I finally finished my building the 2013 PC. It officially belongs to my brother but I had the pleasure of putting it together. Here are some of my impressions of the build and the build process itself.
|Processor||Intel Core i5 4670|
|Memory||HyperX 10th Anniversary Edition 16GB DDR3-1600MHz CL9 Dual Channel Kit (2 x 8GB)|
|Video Card||PowerColor PCS+ HD5770 1GB GDDR5|
|OS Drive||Samsung 840 120GB|
|Storage Drive||Western Digital Caviar Black 1TB 7,200 RPM|
|Case||BitFenix Prodigy (White)|
|Power Supply||Seasonic G Series 550W|
|CPU HSF||Swiftech H220|
|Additonal Fan||Scythe Slip Stream 120mm (SY1225SL 12L)|
|OS||Microsoft Windows 8 64-bit|
|Keyboard||Microsoft Comfort Curve Keyboard 2000|
|Mouse||Razer Death Adder|
|Speakers||Bose Cinemate Series II|
|Other||Microsoft Xbox 360 Wireless Gaming Receiver for Windows|
Seasonic Series G 550W
I spent ~$100 for the Seasonic 550W modular power supply and I was pleasantly surprised by the packaging. I thought the slight premium I was paying was for the higher efficiency but quality packaging and casing was an appreciated bonus.
Each of the modular cables were cleanly bound by sleaves which made cable organization extremely easy. It was a pleasure to work with as well. The molex connectors were by far the easiest to use as well. I always thought all molex connectors were a little tricky to connect and disconnect but this Seasonic power supply’s showed me the light — I’ve just been buying inferior products from the likes of Antec and OCZ.
This was the most experimental and frivoulous component of this build. I have no use for a water cooling unit because I’m not overclocking my CPU whatsoever (I favored features over more performance in my CPU). It’s not even necessarily the most quiet solution either. I bought it because I was curious. Installation was extremely easy and the performance was certainly impressive. The idle temperature of ~28 C is excellent for stock voltages and I’m pleased by the noise levels.
I do have one concern though: dust. I wonder how long it will take before the internals of the computer is filled with dust thanks to the dual 120mm intake fans for the radiator.
Micro-ATX motherboards are so 2010. Thus, I decided to go smaller and get a mini-itx motherboard. I had good experiences with Gigabyte but after careful evaluation of features and pricing, I decided to get the ASUS H87i-PLUS. I was sold by the placement of the six SATA ports and the inclusion of an Intel gigabit NIC. Pure Intel is rare and when I transform this to a home server, it should be easier to find VMWare ESXi support for Intel NICs.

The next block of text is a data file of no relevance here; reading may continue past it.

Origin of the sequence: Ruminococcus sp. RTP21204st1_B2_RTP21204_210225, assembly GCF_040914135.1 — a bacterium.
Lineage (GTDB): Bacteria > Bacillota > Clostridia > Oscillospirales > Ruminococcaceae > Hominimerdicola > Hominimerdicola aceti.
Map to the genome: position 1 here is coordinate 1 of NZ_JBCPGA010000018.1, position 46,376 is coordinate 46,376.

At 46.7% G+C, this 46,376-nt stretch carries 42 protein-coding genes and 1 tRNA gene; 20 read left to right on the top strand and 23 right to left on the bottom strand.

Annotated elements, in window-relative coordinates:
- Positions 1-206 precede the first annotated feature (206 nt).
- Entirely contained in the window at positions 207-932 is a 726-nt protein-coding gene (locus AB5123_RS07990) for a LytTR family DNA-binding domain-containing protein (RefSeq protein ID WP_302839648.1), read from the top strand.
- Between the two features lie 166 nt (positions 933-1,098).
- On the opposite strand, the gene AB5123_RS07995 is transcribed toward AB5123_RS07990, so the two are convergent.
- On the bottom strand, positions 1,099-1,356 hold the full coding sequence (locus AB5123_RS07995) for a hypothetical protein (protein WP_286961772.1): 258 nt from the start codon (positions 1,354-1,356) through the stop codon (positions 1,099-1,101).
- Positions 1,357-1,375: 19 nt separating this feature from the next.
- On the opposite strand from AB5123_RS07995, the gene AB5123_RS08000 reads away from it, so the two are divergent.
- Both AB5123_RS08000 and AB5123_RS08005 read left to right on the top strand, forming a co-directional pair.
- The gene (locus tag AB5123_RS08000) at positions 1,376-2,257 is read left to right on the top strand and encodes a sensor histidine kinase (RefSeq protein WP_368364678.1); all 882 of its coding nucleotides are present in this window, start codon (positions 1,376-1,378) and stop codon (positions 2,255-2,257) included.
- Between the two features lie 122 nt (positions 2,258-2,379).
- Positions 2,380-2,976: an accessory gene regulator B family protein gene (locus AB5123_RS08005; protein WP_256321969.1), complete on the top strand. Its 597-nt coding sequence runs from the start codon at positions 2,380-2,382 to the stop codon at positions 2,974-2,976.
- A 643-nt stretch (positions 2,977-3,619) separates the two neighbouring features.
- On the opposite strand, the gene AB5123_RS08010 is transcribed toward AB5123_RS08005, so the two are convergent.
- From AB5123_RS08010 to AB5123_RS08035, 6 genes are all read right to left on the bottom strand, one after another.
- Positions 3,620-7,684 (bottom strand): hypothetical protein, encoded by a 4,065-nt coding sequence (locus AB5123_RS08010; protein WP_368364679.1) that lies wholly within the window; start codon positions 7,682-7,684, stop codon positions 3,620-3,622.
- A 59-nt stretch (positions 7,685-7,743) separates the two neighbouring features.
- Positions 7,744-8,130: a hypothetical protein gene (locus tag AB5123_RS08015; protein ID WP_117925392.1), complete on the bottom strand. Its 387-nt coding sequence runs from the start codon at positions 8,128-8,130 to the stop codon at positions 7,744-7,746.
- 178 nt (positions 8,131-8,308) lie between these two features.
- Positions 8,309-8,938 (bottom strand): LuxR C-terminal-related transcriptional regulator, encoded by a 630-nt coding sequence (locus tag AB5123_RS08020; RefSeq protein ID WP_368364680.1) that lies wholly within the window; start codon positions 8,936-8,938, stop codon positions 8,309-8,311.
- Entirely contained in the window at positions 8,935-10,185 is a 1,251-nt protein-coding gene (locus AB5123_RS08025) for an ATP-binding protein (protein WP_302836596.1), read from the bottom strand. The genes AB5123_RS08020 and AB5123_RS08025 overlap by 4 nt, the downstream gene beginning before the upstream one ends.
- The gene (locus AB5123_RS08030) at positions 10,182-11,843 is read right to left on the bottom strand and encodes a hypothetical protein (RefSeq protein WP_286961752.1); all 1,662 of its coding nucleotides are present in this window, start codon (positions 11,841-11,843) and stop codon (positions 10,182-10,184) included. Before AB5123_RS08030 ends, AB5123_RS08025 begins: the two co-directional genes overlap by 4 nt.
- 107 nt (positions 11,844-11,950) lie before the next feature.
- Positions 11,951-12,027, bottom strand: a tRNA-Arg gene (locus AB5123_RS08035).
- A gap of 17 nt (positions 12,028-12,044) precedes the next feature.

The motherboard layout worked out for my case and cooling. The Swiftech H220’s waterblock is practically kissing the capacitors lined beside the socket but that’s okay. Everything fit which was the most important point of all.
Superficially, it’s one of the prettiest motherboards I’ve ever owned. It’s classy and was not gaudy at all.
This motherboard’s EFI menu was also extremely easy to use. It was my first EFI experience and I was very pleased by it. My only gripe is all the extraneous options that had no relevance for my particular motherboard. The motherboard specifications didn’t mention anything about LucidLogix MVP support. So why is the option in here?
This BitFenix case was the surprise of the build. I’ve read the rave reviews but I still didn’t expect it to be this good. The first thing I noticed was how sturdy it was. It did not feel like an $80 case. I own $100+ cases feel flimsier than this.
There’s a methodology to installing parts into the thing and it’s highly recommended that you plan out where everything is going to go. I installed and uninstalled the PSU multiple times just to route cables properly.
The case’s flexibility is incredible. Removing extra hard drive cages is the norm but completely removing the optical drive bay? I’ve never seen that before. It’s also possible to remove all hard drive cages and mount 2.5″ SSDs or hard drives on the side panels or behind the PSU cage itself. It’s a fully customizable box that can accomodate the largest of graphic cards or a full complement of hard drives. I can’t have both at the same time but it’s nice to know I can switch roles and this case can accomodate.
I had alignment issues with the PSU faceplate but it’s a minor issue to an otherwise amazing case.
I haven’t gone through and benchmarked the machine and I don’t intend to. It’s not my machine and all it has is a Radeon HD 5770 inside. We did measure one thing though: boot performance. This machine can boot up to the Windows 8.1 Developer Preview log on screen in approximately 18 seconds. That’s incredible.
A restart of the machine can bring it back within 16 seconds. I love the progress made in this department.
I am very pleased by this build. It cost me less than $1000 but that was without a new video card. I could have saved some cash by not splooging for the water cooling but I was too curious. Still, it’s an excellent machine and I don’t regret any of the decisions I made.
As for a future video card? Perhaps I’ll get a NVIDIA GTX 760 once it hits sub $200 or we’ll wait until my brother feels the need to use it as a serious gaming PC.
With the workstation out of the way, it’s time to assemble the 2013 home server.
P.S – I also took some pictures. I wish I took more along the way but I guess this is better than nothing.